Paint Scotland greetin owre her thrisstle;
Her mutchkin stowp as toom’s a whissle;
An’ damn’d excisemen in a bustle,
Seizin a stell,
Triumphant, crushin’t like a mussel,
Or lampit shell!
Paint Scotland weeping over her thistle;
Her English pint pot as empty as a whistle;
And damned excisemen in a bustle,
Seizing a still,
Triumphant, crushing it like a mussel,
Or limpet shell!
He asks if any Scot could fail to feel his blood boil at seeing Mother Scotland’s stills destroyed and wealth plundered, crying to the MPs:
God bless your Honors! can ye see’t,
The kind, auld, cantie carlin greet,
An’ no get warmly to your feet,
An’ gar them hear it,
An’ tell them wi’ a patriot-heat,
Ye winna bear it?
God bless your Honors! can you see it,
The kind, old, jolly matron weep,
And not get warmly to your feet,
And make them hear it,
And tell them with a patriot heat,
You would not bear it?
He reminds them of their position, their knowledge of the law, and their rhetorical skills, before declaring: “Arouse, my boys! exert your mettle, / To get auld Scotland back her kettle” and to go in haste to Parliament and “strive, wi’ a’ your wit an’ lear, / To get remead” (“strive, with all your wit and learning, / To get redress”).
In his concluding stanzas, he hails whisky as the drink of the “freeborn, martial boys” of Scotland, and he readily sees the “foe” as government: “royal George’s will.” His final lines are well founded. If tyranny is linked to the oppression of distilling, then it follows that “Freedom and whisky gang thegither.”
A Foe Lives On
There was, alas, no change in the law. Worse, it also resulted in unintended negative consequences that a subsequent act of parliamentary overkill tried to fix. The Lowland License Act of 1788 led to “bankruptcies of several of the larger Lowland distilleries” — and an open letter to the Prime Minister from Burns under the pseudonym of “John Barleycorn.”
Back in Raleigh, I was to be witness to continued government oppression, purposeful and unintended, against many elements of that Burns Night supper. The whisky we toasted with was under heavy government control, and despite several bills over the coming years to try to free liquor from state control, they would all fall in defeat. North Carolina stands as one of the 17 remaining control states for liquor even though it is a license state for beer and wine. In recent months, North Carolina has been suffering a significant liquor shortage amid problems with its state alcoholic beverage control system and state warehouse operator.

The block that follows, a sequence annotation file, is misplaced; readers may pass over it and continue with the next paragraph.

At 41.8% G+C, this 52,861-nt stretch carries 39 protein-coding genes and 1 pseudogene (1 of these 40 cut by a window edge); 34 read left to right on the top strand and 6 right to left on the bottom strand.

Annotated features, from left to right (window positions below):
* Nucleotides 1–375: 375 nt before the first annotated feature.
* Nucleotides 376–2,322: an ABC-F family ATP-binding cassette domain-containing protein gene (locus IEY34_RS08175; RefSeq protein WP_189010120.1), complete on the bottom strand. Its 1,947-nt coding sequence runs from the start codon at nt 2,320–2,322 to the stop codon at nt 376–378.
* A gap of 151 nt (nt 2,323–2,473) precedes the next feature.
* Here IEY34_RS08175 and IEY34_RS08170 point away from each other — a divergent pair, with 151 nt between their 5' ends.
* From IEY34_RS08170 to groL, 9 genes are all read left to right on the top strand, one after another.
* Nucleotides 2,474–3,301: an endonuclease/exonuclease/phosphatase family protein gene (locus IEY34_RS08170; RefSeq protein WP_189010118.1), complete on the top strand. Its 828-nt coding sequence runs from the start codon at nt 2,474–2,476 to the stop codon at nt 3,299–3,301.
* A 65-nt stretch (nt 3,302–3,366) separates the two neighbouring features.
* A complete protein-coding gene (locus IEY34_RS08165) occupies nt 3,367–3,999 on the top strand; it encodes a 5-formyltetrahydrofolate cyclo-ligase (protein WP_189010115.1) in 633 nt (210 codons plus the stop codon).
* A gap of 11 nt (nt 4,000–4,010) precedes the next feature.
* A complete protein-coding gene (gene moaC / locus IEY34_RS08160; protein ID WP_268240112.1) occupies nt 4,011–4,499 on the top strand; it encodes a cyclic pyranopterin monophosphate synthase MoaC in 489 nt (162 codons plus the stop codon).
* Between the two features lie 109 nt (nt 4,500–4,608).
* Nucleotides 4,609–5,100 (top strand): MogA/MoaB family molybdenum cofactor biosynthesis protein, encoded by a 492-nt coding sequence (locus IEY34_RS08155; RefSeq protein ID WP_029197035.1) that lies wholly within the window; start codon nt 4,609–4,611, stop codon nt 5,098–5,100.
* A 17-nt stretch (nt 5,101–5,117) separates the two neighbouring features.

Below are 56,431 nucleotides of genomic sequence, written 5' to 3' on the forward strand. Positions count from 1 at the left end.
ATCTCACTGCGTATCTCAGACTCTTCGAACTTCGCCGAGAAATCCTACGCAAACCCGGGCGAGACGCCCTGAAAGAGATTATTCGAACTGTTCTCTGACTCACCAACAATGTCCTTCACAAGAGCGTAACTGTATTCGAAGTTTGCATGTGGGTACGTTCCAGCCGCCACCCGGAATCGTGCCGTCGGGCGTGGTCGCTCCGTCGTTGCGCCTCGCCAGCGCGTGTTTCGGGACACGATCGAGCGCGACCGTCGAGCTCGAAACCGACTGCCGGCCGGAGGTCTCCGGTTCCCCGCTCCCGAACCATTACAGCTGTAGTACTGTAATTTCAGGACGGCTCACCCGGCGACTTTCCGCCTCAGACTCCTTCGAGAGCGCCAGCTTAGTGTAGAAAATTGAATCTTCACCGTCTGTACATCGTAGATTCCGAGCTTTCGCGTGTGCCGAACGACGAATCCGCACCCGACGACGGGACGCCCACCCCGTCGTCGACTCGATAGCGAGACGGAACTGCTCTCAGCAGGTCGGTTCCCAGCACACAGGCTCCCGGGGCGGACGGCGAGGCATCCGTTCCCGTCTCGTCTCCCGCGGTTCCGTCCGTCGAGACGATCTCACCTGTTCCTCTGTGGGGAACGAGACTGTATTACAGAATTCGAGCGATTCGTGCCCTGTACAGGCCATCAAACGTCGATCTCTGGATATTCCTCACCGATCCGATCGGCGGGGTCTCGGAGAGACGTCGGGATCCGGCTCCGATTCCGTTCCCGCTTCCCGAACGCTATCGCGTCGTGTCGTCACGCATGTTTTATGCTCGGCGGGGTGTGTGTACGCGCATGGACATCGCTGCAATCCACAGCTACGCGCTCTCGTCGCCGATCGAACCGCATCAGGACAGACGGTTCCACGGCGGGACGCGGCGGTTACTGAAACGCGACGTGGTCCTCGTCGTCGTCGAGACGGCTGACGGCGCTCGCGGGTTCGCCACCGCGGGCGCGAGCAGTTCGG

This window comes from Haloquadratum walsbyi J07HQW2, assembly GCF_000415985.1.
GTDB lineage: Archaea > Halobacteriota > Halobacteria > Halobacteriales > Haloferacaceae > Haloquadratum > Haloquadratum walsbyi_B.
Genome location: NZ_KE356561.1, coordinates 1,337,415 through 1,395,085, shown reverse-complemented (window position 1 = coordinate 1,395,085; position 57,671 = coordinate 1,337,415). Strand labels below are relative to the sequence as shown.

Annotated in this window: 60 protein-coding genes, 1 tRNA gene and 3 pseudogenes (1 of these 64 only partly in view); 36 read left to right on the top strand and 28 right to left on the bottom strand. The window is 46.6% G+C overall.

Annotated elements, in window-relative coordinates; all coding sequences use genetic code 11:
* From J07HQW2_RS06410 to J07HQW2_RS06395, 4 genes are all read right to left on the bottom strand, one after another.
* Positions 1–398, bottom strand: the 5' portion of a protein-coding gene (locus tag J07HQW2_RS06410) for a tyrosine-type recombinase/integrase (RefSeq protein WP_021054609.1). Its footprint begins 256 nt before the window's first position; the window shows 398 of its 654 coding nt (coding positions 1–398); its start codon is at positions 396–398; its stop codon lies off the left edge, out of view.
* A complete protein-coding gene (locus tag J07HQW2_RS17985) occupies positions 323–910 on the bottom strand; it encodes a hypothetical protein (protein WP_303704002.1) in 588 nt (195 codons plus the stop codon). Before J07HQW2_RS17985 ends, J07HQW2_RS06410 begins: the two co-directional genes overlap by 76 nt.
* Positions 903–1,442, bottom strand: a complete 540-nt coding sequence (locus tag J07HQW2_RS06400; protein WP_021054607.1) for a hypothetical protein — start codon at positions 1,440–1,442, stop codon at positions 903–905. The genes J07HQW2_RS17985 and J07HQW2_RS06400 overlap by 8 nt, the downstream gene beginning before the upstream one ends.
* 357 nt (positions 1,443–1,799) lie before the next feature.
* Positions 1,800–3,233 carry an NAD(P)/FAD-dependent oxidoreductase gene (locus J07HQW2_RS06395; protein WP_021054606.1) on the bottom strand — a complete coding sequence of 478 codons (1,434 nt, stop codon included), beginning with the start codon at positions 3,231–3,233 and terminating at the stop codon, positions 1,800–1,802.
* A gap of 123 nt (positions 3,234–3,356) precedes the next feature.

The dinner served that night was inauthentic. What the bagpipes heralded in the pub was not haggis, it was a haggis equivalent. When the U.S. Dept. of Agriculture banned the sale of sheep’s lungs (a key ingredient) in 1971, the effect was immediately to halt the import of haggis. Every year sees hopeful articles written that this will be the year the haggis ban falls, but they have all come to naught, leaving the US in the bizarre position of having a black market in haggis. In the 2000s, Nick Nairn, a Michelin-starred chef, was caught smuggling in haggis by an airport sniffer dog.
Even the pub itself is now gone. It fell victim to North Carolina Gov. Roy Cooper’s idiotic lockdowns in May 2020. A public house (“pub”) for community gathering, eating, drinking, singing, dancing, even poetry reading cannot survive long trying to sell takeout fish and chips.
A final irony but an undimmed love for liberty
Poetry not being the most lucrative of professions, and farming not helping, Burns took on a job for the preservation of his young family. Shockingly, he became one of the “damn’d excisemen” — which is to say, he collected those hated taxes on distillers. Burns enthusiasts have forgiven him this seeming act of treachery, perhaps in part because he hated it, too, poking fun at his own profession in song, “The deil [Devil] cam fiddlin’ thro’ the town, / And danc’d awa wi’ th’ Exciseman.”
Or perhaps it was because he never lost his love of liberty even in service of the devil. It nearly cost him his job and maybe more. In 1859, on what would have been Burns’ 100th birthday, American abolitionist Henry Ward Beecher passed along the following anecdote:
It is peculiarly fitting that the anniversaries of Burns should be celebrated in this land of freedom and democracy, for he sprung from the people, remained to the end one of the people, and his heart was ever with the democratic institutions of the United States. …
At a private dinner, in 1793, when the host proposed the health of William Pitt, the poet said, sharply, “Let us drink the health of a greater and better man – George Washington.” The toast of Washington was not drunk, and Burns was sullen for the rest of the evening.
The year 1793 was a mere 12 years after British forces fell to Washington in the American Revolutionary War. Pitt was the prime minister. And the occasion for Burns’ counter-toast? It was an exciseman’s dinner.
This article was first published by the American Institute for Economic Research.